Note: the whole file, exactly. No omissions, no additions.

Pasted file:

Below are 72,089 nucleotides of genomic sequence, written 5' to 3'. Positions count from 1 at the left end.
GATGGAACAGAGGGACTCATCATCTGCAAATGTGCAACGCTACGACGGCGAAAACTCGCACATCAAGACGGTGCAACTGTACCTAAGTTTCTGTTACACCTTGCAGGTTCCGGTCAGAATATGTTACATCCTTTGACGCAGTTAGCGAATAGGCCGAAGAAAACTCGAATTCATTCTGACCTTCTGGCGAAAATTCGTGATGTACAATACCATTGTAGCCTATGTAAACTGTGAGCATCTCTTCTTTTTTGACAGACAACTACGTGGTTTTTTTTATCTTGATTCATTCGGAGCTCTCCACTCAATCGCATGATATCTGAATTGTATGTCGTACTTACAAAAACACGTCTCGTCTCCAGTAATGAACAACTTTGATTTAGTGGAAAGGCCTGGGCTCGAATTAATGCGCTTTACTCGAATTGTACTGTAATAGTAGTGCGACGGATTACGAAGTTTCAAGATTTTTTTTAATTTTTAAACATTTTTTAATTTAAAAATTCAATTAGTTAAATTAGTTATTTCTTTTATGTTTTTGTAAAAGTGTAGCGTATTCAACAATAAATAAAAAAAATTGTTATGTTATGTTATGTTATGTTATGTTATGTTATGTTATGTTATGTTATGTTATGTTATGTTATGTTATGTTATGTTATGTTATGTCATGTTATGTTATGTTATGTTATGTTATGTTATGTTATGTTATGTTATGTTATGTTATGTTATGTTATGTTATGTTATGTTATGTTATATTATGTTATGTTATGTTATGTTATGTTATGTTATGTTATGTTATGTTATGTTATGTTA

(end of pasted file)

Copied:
Below are 72,089 nucleotides of genomic sequence, written 5' to 3'. Positions count from 1 at the left end.
GATGGAACAGAGGGACTCATCATCTGCAAATGTGCAACGCTACGACGGCGAAAACTCGCACATCAAGACGGTGCAACTGTACCTAAGTTTCTGTTACACCTTGCAGGTTCCGGTCAGAATATGTTACATCCTTTGACGCAGTTAGCGAATAGGCCGAAGAAAACTCGAATTCATTCTGACCTTCTGGCGAAAATTCGTGATGTACAATACCATTGTAGCCTATGTAAACTGTGAGCATCTCTTCTTTTTTGACAGACAACTACGTGGTTTTTTTTATCTTGATTCATTCGGAGCTCTCCACTCAATCGCATGATATCTGAATTGTATGTCGTACTTACAAAAACACGTCTCGTCTCCAGTAATGAACAACTTTGATTTAGTGGAAAGGCCTGGGCTCGAATTAATGCGCTTTACTCGAATTGTACTGTAATAGTAGTGCGACGGATTACGAAGTTTCAAGATTTTTTTTAATTTTTAAACATTTTTTAATTTAAAAATTCAATTAGTTAAATTAGTTATTTCTTTTATGTTTTTGTAAAAGTGTAGCGTATTCAACAATAAATAAAAAAAATTGTTATGTTATGTTATGTTATGTTATGTTATGTTATGTTATGTTATGTTATGTTATGTTATGTTATGTTATGTTATGTTATGTTATGTCATGTTATGTTATGTTATGTTATGTTATGTTATGTTATGTTATGTTATGTTATGTTATGTTATGTTATGTTATGTTATGTTATGTTATATTATGTTATGTTATGTTATGTTATGTTATGTTATGTTATGTTATGTTATGTTATGTTA